Mastering Parenting Skills: The Art of How to Talk So Kids Will Listen

Mastering Parenting Skills: The Art of How to Talk So Kids Will Listen

Have you ever had a conversation with your child, only to realize that every word you’ve said has flown in one ear and out the other? 

We’ve all been there before.

Whether they have their eyes on the phone or their head in the clouds, kids aren’t always the best listeners. However, learning how to talk so little kids will listen is just as vital as it is difficult. Learning to effectively communicate with children can make a huge difference in fostering positive relationships, nurturing development, and inspiring their creativity. 

Let’s take a look at some of the best strategies that can help parents and educators learn how to talk so kids will listen.

Be an Active Listener

The first step in knowing how to talk so little kids will listen might be surprising; it starts with being a good listener yourself.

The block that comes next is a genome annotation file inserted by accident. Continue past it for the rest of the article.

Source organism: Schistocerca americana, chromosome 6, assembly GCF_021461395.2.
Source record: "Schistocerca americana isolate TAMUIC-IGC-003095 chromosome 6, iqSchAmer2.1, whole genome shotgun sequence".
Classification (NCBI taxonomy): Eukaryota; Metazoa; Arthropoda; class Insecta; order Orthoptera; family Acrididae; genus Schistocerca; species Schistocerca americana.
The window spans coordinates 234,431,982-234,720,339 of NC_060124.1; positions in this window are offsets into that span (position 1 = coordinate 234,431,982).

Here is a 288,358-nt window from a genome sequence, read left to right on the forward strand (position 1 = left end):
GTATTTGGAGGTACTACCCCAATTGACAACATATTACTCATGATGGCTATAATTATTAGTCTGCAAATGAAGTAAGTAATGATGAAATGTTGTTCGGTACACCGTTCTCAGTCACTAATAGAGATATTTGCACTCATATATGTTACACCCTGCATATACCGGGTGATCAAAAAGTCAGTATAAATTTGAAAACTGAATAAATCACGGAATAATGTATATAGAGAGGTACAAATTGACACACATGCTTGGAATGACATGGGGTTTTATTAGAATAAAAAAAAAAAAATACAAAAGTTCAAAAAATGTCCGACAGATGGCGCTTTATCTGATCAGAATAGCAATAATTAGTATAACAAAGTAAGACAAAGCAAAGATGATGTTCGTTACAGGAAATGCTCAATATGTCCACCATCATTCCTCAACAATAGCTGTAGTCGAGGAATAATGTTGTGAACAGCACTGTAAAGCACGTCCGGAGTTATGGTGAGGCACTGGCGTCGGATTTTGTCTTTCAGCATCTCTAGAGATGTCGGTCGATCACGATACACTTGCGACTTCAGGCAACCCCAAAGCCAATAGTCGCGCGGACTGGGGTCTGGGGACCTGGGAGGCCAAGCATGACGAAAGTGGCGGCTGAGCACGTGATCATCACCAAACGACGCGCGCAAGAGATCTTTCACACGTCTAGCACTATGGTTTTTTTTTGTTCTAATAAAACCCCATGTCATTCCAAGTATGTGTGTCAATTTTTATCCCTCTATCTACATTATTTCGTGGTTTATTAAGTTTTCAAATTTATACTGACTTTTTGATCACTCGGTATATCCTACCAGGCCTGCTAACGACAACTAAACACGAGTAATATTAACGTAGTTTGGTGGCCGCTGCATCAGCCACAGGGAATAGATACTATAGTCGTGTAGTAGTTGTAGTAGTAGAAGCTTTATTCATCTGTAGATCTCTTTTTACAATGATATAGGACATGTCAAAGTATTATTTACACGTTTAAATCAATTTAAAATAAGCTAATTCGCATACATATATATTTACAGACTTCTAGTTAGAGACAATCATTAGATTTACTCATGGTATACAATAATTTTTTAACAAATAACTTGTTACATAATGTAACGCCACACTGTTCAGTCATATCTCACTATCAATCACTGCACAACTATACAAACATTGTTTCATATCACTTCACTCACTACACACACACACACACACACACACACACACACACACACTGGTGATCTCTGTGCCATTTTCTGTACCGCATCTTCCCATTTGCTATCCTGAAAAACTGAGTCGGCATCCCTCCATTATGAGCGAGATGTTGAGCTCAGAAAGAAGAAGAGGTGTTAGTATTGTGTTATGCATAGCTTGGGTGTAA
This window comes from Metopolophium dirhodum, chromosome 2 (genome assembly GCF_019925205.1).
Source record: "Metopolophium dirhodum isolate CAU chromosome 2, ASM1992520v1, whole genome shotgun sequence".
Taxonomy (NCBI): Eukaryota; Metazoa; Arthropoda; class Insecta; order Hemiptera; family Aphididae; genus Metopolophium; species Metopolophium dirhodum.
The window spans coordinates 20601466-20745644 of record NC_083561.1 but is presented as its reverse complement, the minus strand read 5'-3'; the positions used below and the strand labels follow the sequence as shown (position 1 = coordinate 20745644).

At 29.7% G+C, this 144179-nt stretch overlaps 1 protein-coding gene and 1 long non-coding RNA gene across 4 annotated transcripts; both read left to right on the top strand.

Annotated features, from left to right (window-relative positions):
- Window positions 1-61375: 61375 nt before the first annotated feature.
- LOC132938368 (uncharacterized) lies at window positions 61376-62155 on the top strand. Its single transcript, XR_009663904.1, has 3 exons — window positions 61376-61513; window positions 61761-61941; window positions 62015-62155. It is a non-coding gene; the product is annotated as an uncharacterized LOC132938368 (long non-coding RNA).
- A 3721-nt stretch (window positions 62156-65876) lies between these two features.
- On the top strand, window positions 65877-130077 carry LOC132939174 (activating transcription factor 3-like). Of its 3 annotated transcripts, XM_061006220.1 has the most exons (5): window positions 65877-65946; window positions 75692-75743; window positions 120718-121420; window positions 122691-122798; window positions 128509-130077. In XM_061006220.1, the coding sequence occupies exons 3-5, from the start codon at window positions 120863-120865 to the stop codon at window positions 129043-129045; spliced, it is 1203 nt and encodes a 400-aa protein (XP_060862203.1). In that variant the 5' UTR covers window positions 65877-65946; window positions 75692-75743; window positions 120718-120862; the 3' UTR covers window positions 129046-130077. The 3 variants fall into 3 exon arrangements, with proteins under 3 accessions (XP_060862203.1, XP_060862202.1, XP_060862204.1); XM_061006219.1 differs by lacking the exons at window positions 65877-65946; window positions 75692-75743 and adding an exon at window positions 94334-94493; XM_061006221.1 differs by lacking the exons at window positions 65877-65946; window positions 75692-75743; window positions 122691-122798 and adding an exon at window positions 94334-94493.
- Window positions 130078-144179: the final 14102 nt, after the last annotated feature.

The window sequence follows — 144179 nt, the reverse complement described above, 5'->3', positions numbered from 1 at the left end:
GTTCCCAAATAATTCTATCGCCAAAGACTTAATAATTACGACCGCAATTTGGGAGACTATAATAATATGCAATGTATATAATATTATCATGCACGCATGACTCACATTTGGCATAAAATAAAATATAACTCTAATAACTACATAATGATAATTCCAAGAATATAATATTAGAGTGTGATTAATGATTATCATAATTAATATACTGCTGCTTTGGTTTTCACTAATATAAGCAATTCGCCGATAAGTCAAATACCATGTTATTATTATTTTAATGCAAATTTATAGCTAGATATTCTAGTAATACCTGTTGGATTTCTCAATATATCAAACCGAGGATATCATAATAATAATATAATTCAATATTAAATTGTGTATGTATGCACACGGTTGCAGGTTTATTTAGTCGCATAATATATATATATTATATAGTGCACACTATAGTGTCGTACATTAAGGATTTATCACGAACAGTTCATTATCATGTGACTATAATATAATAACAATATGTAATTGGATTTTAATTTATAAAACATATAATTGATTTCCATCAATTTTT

Being an active listener is one of the best skills a parent can have. When kids feel like you’re listening to them, it shows that you respect their time and attention. In turn, they may be more inclined to show respect and listen to you. After all, a conversation is a two-way street!

Here are the four steps of being an active listener, according to the CDC:

  • Give your full attention to your child
  • Make eye contact and stop other things you are doing
  • Get down on your child’s level
  • Reflect or repeat back what she is saying and what she may be feeling to make sure you understand

Get Down to Their Level

The CDC notes that getting down to your child’s level is a smart way to be an active listener, but it’s also a great way to encourage them to listen to you. 

When you tower above your child as you speak with them, it can be intimidating. There’s a reason so many movies use a low-angle shot in powerful scenes. Crouching down and getting eye-level with your child, however, establishes a physical connection that evens the playing field and lends to better listening. 

So next time you have a discussion with your child, squat or sit next to them so that you’re at eye-level. This easy act shows that you respect them and value their presence, in turn making them more engaged and receptive to communication. 

Use a Calm, Warm Tone